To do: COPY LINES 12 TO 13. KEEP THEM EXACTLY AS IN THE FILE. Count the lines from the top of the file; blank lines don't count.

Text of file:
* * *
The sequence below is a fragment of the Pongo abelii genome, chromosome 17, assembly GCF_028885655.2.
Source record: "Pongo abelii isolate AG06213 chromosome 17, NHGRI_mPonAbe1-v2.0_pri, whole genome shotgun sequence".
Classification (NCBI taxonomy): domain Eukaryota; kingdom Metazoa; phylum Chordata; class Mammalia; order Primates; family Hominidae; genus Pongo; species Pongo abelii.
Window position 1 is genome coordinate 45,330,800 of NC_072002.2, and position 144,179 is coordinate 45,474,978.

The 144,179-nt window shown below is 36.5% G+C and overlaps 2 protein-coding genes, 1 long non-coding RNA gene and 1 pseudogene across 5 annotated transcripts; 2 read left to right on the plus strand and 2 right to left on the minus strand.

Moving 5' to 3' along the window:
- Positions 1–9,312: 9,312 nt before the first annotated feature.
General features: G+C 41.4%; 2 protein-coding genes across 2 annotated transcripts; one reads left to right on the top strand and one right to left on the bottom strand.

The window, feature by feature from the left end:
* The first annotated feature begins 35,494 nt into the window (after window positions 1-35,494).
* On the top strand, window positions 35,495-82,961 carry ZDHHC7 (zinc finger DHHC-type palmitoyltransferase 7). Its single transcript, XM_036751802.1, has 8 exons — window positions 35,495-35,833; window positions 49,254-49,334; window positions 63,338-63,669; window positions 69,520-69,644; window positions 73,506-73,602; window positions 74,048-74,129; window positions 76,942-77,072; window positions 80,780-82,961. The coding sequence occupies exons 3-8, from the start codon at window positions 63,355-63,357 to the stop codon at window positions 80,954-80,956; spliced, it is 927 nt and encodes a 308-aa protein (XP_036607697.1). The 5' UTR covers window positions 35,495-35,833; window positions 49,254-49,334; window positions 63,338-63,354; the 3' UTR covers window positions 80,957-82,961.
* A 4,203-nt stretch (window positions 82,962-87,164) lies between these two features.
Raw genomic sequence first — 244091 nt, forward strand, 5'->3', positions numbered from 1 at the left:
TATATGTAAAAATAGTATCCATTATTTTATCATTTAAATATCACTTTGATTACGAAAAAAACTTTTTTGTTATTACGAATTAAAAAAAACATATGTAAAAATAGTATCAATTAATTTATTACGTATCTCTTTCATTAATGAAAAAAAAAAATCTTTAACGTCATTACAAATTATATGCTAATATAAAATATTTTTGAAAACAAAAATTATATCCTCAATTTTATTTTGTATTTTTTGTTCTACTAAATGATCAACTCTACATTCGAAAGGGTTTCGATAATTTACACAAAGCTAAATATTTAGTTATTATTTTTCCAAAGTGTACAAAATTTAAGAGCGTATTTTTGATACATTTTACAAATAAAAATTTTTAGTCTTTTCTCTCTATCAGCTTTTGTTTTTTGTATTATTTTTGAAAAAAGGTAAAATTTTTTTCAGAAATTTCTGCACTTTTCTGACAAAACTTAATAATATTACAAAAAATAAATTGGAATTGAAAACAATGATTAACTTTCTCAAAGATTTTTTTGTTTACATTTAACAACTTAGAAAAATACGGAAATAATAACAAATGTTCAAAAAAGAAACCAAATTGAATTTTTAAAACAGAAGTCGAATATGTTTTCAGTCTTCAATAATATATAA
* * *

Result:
* A 4,203-nt stretch (window positions 82,962-87,164) lies between these two features.
Raw genomic sequence first — 244091 nt, forward strand, 5'->3', positions numbered from 1 at the left: